There is no doubt in my mind, after spending half of the last 15 years in Sri Lanka for work, that infrastructural development is critical for a country constrained by insufficient power and roads.
The most important part of this is to provide a road system that no only manages the current demands but also those of the future – and this is something that Sri Lanka has always struggled with.
Anyone who has been to Sri Lanka will see that they like to build their houses and small businesses right next to the road – so you can step out of your front door direct into the path of the car or bus of your choice.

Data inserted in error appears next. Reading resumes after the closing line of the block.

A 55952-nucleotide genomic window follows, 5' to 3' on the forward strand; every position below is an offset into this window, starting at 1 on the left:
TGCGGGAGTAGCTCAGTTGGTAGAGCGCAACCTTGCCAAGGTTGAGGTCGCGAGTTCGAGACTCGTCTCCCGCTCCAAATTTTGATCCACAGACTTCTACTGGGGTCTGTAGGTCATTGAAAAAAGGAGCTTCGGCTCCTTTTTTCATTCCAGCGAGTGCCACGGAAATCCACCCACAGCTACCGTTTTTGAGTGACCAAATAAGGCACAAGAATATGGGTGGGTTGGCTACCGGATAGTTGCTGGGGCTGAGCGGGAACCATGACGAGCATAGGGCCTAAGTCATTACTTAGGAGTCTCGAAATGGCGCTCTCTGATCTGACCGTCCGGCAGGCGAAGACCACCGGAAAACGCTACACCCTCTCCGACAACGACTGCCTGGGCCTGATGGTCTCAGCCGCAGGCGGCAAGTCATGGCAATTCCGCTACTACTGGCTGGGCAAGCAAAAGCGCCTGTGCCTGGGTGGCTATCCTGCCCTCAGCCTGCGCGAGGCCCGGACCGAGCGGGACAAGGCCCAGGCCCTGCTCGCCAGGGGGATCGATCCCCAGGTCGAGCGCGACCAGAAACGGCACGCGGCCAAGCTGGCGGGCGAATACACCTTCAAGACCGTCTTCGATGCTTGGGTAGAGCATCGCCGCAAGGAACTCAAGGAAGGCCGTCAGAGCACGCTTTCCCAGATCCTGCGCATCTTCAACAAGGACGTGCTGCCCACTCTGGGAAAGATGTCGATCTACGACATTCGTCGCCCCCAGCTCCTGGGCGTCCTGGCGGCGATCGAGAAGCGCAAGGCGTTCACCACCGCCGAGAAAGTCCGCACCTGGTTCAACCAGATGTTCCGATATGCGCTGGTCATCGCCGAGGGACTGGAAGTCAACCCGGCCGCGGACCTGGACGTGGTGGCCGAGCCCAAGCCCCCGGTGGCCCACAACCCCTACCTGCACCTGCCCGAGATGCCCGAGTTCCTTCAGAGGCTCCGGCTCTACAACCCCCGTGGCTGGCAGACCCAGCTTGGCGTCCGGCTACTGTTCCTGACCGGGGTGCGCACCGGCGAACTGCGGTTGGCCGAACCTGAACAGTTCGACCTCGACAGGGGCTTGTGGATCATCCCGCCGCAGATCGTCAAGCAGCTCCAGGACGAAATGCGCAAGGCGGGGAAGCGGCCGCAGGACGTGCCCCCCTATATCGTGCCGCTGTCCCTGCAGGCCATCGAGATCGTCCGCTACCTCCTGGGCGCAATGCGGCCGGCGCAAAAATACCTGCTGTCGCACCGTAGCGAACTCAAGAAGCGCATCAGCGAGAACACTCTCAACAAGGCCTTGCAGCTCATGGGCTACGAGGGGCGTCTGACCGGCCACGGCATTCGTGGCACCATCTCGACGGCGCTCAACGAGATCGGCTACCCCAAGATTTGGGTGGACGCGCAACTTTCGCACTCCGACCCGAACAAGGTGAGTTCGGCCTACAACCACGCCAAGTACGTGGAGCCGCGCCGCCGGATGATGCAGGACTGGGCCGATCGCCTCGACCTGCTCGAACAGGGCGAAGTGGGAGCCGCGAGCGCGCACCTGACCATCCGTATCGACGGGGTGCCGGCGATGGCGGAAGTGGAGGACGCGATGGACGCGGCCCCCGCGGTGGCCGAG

So when there is a chance to widen the road and the Government issues compulsory purchase orders – you don’t take the money for your whole house and move elsewhere with a bit of grass around you. No, instead you sell half your house, have the front removed and keep living in the back half whilst you build behind your house.
This next picture shows the more extreme version of selling half your house as the sewage that used to run under the houses in an enclosed pipe, is now an open sewer running along the front of the ‘half houses’ making sure the process is both sanitary and comfortable for the residents living in half the space they used to have.
Best of all is that this process has been going on for more than a year so far and probably has at least another one to go.